Home Madrid education Age before app revolt galvanizes Europe’s older savers

Age before app revolt galvanizes Europe’s older savers

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MADRID: Aggravated by tricky financial applications, retired urologist Carlos San Juan got more than he bargained for when he launched a campaign for friendlier service from Spanish banks.

The 78-year-old launched a revolt dubbed “I’m old, not an idiot” online in late December and by mid-February had more than 640,000 signatures, forcing a change of course.

Now, Madrid has given Spanish banks until the end of the month to meet the needs of the elderly, with services such as withdrawing cash from ATMs or being able to operate remotely.

“I ask them to treat their customers with whom they make money with humanity and courtesy, regardless of age,” San Juan told Reuters.

Among the more than 9 million people over the age of 65 in Spain, who make up almost 20% of the total population, many have struggled to manage their finances since bank branches began to disappear from the main street.

The problems lay bare the disconnect between seeking profit through mass layoffs and meeting the needs of a section of the population struggling with cheaper channels.

San Juan says urgent measures such as face-to-face customer service during office hours were high on the agenda, before embarking on financial education.

Although the number of branches has more than halved since the 2008 financial crisis, Spain still has one of the densest banking networks in the world, with just over 45.5 outlets per 100 000 adults.

“It’s not a problem of a lack of branches, it’s that the banks are not helping (the) elderly people properly,” said Patricia Suarez, head of the Spanish consumer association Asufin.

The San Juan campaign has now spread to Germany, where almost 30% of the 83 million people are 60 or older.

Nicola Roehricht from the German National Association of Organizations of Older People is on a similar mission.

Roehricht travels the country, speaking to policymakers at conferences and seniors in their homes about the importance of making cyberspace more inclusive.

“We tell seniors, ‘Ask the banks to help you with your banking transactions.’ You shouldn’t be ashamed of having a smartphone and not knowing how it works. You have to introduce yourself and say, ‘I don’t understand not your weird English expressions. So help me,” she said.

EXCLUSION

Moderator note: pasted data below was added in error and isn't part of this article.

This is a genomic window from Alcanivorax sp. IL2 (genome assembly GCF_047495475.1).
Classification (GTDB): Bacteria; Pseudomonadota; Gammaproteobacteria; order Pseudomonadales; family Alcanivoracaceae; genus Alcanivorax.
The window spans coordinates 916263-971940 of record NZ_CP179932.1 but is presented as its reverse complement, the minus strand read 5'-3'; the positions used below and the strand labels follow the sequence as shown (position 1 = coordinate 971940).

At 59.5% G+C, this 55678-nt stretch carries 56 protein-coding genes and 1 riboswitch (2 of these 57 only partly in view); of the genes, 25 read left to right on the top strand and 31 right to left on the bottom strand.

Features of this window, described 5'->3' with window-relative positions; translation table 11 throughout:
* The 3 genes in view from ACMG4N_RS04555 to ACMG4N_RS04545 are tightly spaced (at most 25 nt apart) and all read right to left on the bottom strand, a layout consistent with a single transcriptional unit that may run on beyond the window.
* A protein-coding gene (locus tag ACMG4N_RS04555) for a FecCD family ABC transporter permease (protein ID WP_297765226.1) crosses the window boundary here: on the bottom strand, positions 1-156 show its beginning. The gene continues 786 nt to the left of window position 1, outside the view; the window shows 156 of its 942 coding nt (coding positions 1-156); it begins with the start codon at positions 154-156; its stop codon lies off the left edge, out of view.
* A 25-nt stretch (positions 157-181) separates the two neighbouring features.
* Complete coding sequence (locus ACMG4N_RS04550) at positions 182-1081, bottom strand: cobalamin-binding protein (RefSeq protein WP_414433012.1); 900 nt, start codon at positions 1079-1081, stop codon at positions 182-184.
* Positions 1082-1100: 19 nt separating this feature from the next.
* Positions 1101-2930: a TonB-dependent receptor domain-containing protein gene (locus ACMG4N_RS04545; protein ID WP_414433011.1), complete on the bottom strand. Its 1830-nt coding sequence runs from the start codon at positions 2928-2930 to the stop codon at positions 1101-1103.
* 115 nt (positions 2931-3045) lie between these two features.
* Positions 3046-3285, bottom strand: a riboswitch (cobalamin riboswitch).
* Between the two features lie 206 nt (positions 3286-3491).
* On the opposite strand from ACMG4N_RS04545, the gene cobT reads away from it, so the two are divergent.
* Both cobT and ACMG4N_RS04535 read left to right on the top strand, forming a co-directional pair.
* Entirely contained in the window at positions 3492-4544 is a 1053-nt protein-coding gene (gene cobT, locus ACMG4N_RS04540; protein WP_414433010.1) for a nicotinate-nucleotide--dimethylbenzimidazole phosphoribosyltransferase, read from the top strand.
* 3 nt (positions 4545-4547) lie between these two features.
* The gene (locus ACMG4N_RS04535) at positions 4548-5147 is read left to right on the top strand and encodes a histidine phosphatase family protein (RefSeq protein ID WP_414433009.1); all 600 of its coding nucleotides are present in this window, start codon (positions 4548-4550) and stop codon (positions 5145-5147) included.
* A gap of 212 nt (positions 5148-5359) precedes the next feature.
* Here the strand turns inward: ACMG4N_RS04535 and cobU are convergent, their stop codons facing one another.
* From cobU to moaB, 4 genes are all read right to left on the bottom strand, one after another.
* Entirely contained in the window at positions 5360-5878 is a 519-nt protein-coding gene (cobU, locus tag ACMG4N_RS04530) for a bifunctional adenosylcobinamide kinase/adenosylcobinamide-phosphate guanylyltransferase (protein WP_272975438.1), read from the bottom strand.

While traditional banks in Spain, like Caixabank, have cut thousands of jobs to cope with ultra-low interest rates, those with a purely digital approach have been better able to weather the impact of the COVID-19 pandemic.

The Spanish and Portuguese unit of Dutch bank ING said this week it had increased its return on equity (ROE) to 12% at the end of 2021, from 7.4% a year ago. This compares to an average ratio of 6.9% in the Spanish banking sector.

The ING unit said its cost of managing deposits, loans and investment products was around a third lower than the Spanish average, as it has only 1,400 employees in the Iberian Peninsula.

In digitally lagging Italy, older people can still find all the help they need at a branch, but as banks close outlets, trouble looms, union leader says FABI, Lando Maria Sileoni.

Italy’s biggest bank Intesa Sanpaolo, which plans to cut 22% of its branches over the next four years, has entered into a partnership to provide basic services such as bill payment at 45,000 cafes and tobacco kiosks.

And in Britain, the government is planning legislation to ensure the digital banking campaign doesn’t leave older people adrift.

COMPLEX

In Spain, the president of the banking association AEB, Jose Maria Roldan, recently thanked San Juan for highlighting a “much more complex and more permanent problem than we thought”.

Jose Ignacio Goirigolzarri, president of Spain’s largest bank by national assets, said a quarter of Caixabank customers over 70 used remote channels, compared to 85% in their 30s.

A draft document seen by Reuters from Joint Voluntary Proposals shows Spanish banks plan to expand OTC services, dedicate staff to interacting with older people and make apps more user-friendly.

Other top Spanish bankers, including BBVA chairman Carlos Torres, say tech exclusion doesn’t just affect older people, but is a matter of “digital skills”.

Santander, BBVA, Sabadell and small lender Abanca have recently announced that they will extend or have already extended cashier services in their networks.

But none plan to hire additional staff, which Asufin and Comisiones Obreras, the sector’s largest Spanish union, say could increase the workload of overstretched employees.

Antonio Luque Delgado, a bank worker for more than 25 years, said hiring would be key to solving this problem, especially after banks have cut 100,000 jobs since the financial crisis.

“When you force a 70-year-old to download an app, you know it won’t work. You know the customer will be back in the office the next day because they forgot the password, because they entered wrong,” Luque said.

For San Juan, the battle for inclusion has only just begun.

“This is not the end. Good causes fail due to fatigue, we will continue,” he said.

(Reporting by Jesús Aguado; additional reporting by Tom Sims in Frankfurt, Valentina Za in Milan and Iain Whiters in London; editing by Alexander Smith)